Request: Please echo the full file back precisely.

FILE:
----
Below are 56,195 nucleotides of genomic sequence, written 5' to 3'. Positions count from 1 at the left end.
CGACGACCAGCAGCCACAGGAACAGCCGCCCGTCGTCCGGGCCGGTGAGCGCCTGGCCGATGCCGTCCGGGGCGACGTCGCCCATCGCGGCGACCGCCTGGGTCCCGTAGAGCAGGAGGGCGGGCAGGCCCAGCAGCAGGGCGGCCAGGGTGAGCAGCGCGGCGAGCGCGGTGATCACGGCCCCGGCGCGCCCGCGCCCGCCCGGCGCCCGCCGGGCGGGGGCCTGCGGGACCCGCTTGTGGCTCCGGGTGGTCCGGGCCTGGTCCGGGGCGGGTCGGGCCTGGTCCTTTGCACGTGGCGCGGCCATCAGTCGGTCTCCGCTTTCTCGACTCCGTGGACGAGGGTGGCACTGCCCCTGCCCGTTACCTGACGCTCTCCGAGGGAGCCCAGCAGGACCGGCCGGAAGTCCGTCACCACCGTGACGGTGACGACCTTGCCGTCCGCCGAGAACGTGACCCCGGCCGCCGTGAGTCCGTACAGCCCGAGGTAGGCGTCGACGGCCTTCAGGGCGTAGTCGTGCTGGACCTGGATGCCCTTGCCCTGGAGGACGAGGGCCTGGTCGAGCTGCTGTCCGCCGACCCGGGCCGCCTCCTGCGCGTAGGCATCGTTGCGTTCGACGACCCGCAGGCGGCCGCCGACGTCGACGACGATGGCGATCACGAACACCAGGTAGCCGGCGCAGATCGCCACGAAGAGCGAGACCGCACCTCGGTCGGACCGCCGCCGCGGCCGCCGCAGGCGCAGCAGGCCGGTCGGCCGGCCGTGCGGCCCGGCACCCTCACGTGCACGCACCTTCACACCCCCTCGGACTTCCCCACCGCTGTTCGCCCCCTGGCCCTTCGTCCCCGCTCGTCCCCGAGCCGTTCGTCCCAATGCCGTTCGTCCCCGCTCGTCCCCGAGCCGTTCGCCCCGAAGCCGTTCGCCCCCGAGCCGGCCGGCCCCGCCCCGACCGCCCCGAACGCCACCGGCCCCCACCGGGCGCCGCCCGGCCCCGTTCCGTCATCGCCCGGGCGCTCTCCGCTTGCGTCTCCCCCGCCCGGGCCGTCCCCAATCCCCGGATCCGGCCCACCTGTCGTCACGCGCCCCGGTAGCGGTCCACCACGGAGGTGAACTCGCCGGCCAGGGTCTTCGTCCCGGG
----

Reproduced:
Below are 56,195 nucleotides of genomic sequence, written 5' to 3'. Positions count from 1 at the left end.
CGACGACCAGCAGCCACAGGAACAGCCGCCCGTCGTCCGGGCCGGTGAGCGCCTGGCCGATGCCGTCCGGGGCGACGTCGCCCATCGCGGCGACCGCCTGGGTCCCGTAGAGCAGGAGGGCGGGCAGGCCCAGCAGCAGGGCGGCCAGGGTGAGCAGCGCGGCGAGCGCGGTGATCACGGCCCCGGCGCGCCCGCGCCCGCCCGGCGCCCGCCGGGCGGGGGCCTGCGGGACCCGCTTGTGGCTCCGGGTGGTCCGGGCCTGGTCCGGGGCGGGTCGGGCCTGGTCCTTTGCACGTGGCGCGGCCATCAGTCGGTCTCCGCTTTCTCGACTCCGTGGACGAGGGTGGCACTGCCCCTGCCCGTTACCTGACGCTCTCCGAGGGAGCCCAGCAGGACCGGCCGGAAGTCCGTCACCACCGTGACGGTGACGACCTTGCCGTCCGCCGAGAACGTGACCCCGGCCGCCGTGAGTCCGTACAGCCCGAGGTAGGCGTCGACGGCCTTCAGGGCGTAGTCGTGCTGGACCTGGATGCCCTTGCCCTGGAGGACGAGGGCCTGGTCGAGCTGCTGTCCGCCGACCCGGGCCGCCTCCTGCGCGTAGGCATCGTTGCGTTCGACGACCCGCAGGCGGCCGCCGACGTCGACGACGATGGCGATCACGAACACCAGGTAGCCGGCGCAGATCGCCACGAAGAGCGAGACCGCACCTCGGTCGGACCGCCGCCGCGGCCGCCGCAGGCGCAGCAGGCCGGTCGGCCGGCCGTGCGGCCCGGCACCCTCACGTGCACGCACCTTCACACCCCCTCGGACTTCCCCACCGCTGTTCGCCCCCTGGCCCTTCGTCCCCGCTCGTCCCCGAGCCGTTCGTCCCAATGCCGTTCGTCCCCGCTCGTCCCCGAGCCGTTCGCCCCGAAGCCGTTCGCCCCCGAGCCGGCCGGCCCCGCCCCGACCGCCCCGAACGCCACCGGCCCCCACCGGGCGCCGCCCGGCCCCGTTCCGTCATCGCCCGGGCGCTCTCCGCTTGCGTCTCCCCCGCCCGGGCCGTCCCCAATCCCCGGATCCGGCCCACCTGTCGTCACGCGCCCCGGTAGCGGTCCACCACGGAGGTGAACTCGCCGGCCAGGGTCTTCGTCCCGGG